Videos of Equine Zoopharmacognosy Sessions

I have been busy studying and experimenting with all the new things that I have been learning and the animals have been great teachers! Yesterday I was fortunate enough to work with a beautiful thoroughbred gelding ‘Blue’ who has been expressing some emotional tension and has a history of injuries.

After a zoopharmacognosy session we finished with some energy work and left Blue feeling very relaxed. Blue’s owner will continue to offer Blue the remedies that he selected during our session. I have compiled a short video showing some of Blue’s responses. It was beautiful working with Blue as he was very expressive and clear about what he wanted.

Here is a description and link to the video:
Blue – 11 yo Thoroughbred gelding

This video shows a few minutes of an hour long AZ session of myself working with Blue. When offered green clay, Blue turned his head and pointed towards his back leg with his muzzle. Without judgement I followed his direction and discovered a small fresh wound just below his hock. I placed some clay on my hand and with the back of my hand slowly moved down his leg and watched for signs of where Blue wanted the clay applied. Signs include increased blinking, eye softening, lowering the head, snorting, yawning, etc. When I reached the wound Blue’s eyes softened and his blinking increased. I covered the wound in clay while Blue stood relaxed. Blue’s owner advised that normally he does not like his legs being touched and would have moved away. Green Clay is a fantastic wound dressing with antibacterial and adsorbent properties therefore it was no surprise that Blue pointed to his wound.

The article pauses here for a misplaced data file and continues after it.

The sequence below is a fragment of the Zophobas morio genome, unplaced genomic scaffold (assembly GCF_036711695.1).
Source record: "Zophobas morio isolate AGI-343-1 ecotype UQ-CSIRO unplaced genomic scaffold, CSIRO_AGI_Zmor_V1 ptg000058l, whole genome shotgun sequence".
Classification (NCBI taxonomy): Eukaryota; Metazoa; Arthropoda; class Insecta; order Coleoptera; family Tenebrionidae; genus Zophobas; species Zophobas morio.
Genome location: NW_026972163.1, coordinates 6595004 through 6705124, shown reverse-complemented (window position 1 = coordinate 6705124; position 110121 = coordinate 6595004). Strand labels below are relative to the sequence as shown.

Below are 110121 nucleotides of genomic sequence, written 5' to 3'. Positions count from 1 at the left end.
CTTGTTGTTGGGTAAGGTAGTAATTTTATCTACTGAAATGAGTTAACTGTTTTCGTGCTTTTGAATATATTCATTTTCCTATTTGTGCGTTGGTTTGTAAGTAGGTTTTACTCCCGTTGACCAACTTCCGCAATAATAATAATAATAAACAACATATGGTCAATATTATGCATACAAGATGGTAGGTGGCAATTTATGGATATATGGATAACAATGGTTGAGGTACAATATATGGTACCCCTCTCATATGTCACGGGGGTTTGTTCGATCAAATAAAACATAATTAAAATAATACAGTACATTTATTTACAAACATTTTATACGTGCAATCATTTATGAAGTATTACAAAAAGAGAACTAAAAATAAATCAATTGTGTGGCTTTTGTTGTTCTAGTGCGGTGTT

The next part of the video shows Blue again turning towards his back leg when offered Comfrey macerate. Comfrey is known as “knit-bone” for its amazing healing and anti-inflammatory properties for bone, tendon, ligament and soft tissue damage. I again offered to apply it topically after Blue pointed towards his leg and this time the signs indicated that he wanted the comfrey applied on the bony protrusion on his hock, just above the wound. It is likely that there was some bruising and pain in this area, given the fresh wound just below.

The last part of the video shows Blue working with Ginger essential oil. Ginger works on the digestive system and is very warming. Blue selected several ‘warming’ oils. Before the session I examined Blue using Traditional Chinese Veterinary Medicine (TCVM) principles and discovered that Blue had ‘cold signs’ including a pale, swollen tongue and slightly weak and deep pulses. Blue’s owner advised that he feels the cold and often shivers in cold weather. It was interesting to correlate Blue’s subsequent choices for the warming essential oils and showing no interest in cooling oils such as peppermint (which is normally very popular with horses).


You can find more videos of AZ sessions here.